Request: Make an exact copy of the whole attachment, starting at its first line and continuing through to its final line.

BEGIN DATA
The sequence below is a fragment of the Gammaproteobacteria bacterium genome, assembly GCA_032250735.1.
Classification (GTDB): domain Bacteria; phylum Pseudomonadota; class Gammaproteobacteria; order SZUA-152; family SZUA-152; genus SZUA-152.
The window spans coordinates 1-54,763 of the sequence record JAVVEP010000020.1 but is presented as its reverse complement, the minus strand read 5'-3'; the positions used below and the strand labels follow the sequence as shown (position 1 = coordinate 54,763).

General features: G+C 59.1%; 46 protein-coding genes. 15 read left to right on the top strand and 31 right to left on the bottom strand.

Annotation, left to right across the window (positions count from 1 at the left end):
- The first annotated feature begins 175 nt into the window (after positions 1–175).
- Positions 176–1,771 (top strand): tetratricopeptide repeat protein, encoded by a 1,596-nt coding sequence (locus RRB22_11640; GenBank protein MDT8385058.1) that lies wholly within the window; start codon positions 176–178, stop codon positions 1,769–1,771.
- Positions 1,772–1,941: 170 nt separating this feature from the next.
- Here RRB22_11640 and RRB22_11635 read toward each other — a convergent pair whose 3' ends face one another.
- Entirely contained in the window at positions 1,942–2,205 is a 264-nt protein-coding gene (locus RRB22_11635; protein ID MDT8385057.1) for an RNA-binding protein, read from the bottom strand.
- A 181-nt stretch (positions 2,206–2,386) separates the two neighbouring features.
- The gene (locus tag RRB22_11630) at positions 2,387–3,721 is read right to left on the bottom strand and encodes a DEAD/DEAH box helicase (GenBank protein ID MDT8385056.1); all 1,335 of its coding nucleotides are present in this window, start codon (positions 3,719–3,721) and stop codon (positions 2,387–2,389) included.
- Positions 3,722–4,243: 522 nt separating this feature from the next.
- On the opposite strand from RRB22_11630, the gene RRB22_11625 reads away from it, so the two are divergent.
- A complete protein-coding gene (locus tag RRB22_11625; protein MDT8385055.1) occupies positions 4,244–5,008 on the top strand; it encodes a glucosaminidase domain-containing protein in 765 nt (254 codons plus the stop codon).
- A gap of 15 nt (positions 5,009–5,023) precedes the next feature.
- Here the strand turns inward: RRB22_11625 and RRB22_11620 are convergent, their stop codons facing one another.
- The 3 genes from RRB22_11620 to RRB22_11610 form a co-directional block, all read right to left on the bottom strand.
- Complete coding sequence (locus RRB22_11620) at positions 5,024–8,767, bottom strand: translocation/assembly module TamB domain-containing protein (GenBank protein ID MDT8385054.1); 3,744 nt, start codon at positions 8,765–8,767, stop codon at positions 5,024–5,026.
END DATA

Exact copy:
The sequence below is a fragment of the Gammaproteobacteria bacterium genome, assembly GCA_032250735.1.
Classification (GTDB): domain Bacteria; phylum Pseudomonadota; class Gammaproteobacteria; order SZUA-152; family SZUA-152; genus SZUA-152.
The window spans coordinates 1-54,763 of the sequence record JAVVEP010000020.1 but is presented as its reverse complement, the minus strand read 5'-3'; the positions used below and the strand labels follow the sequence as shown (position 1 = coordinate 54,763).

General features: G+C 59.1%; 46 protein-coding genes. 15 read left to right on the top strand and 31 right to left on the bottom strand.

Annotation, left to right across the window (positions count from 1 at the left end):
- The first annotated feature begins 175 nt into the window (after positions 1–175).
- Positions 176–1,771 (top strand): tetratricopeptide repeat protein, encoded by a 1,596-nt coding sequence (locus RRB22_11640; GenBank protein MDT8385058.1) that lies wholly within the window; start codon positions 176–178, stop codon positions 1,769–1,771.
- Positions 1,772–1,941: 170 nt separating this feature from the next.
- Here RRB22_11640 and RRB22_11635 read toward each other — a convergent pair whose 3' ends face one another.
- Entirely contained in the window at positions 1,942–2,205 is a 264-nt protein-coding gene (locus RRB22_11635; protein ID MDT8385057.1) for an RNA-binding protein, read from the bottom strand.
- A 181-nt stretch (positions 2,206–2,386) separates the two neighbouring features.
- The gene (locus tag RRB22_11630) at positions 2,387–3,721 is read right to left on the bottom strand and encodes a DEAD/DEAH box helicase (GenBank protein ID MDT8385056.1); all 1,335 of its coding nucleotides are present in this window, start codon (positions 3,719–3,721) and stop codon (positions 2,387–2,389) included.
- Positions 3,722–4,243: 522 nt separating this feature from the next.
- On the opposite strand from RRB22_11630, the gene RRB22_11625 reads away from it, so the two are divergent.
- A complete protein-coding gene (locus tag RRB22_11625; protein MDT8385055.1) occupies positions 4,244–5,008 on the top strand; it encodes a glucosaminidase domain-containing protein in 765 nt (254 codons plus the stop codon).
- A gap of 15 nt (positions 5,009–5,023) precedes the next feature.
- Here the strand turns inward: RRB22_11625 and RRB22_11620 are convergent, their stop codons facing one another.
- The 3 genes from RRB22_11620 to RRB22_11610 form a co-directional block, all read right to left on the bottom strand.
- Complete coding sequence (locus RRB22_11620) at positions 5,024–8,767, bottom strand: translocation/assembly module TamB domain-containing protein (GenBank protein ID MDT8385054.1); 3,744 nt, start codon at positions 8,765–8,767, stop codon at positions 5,024–5,026.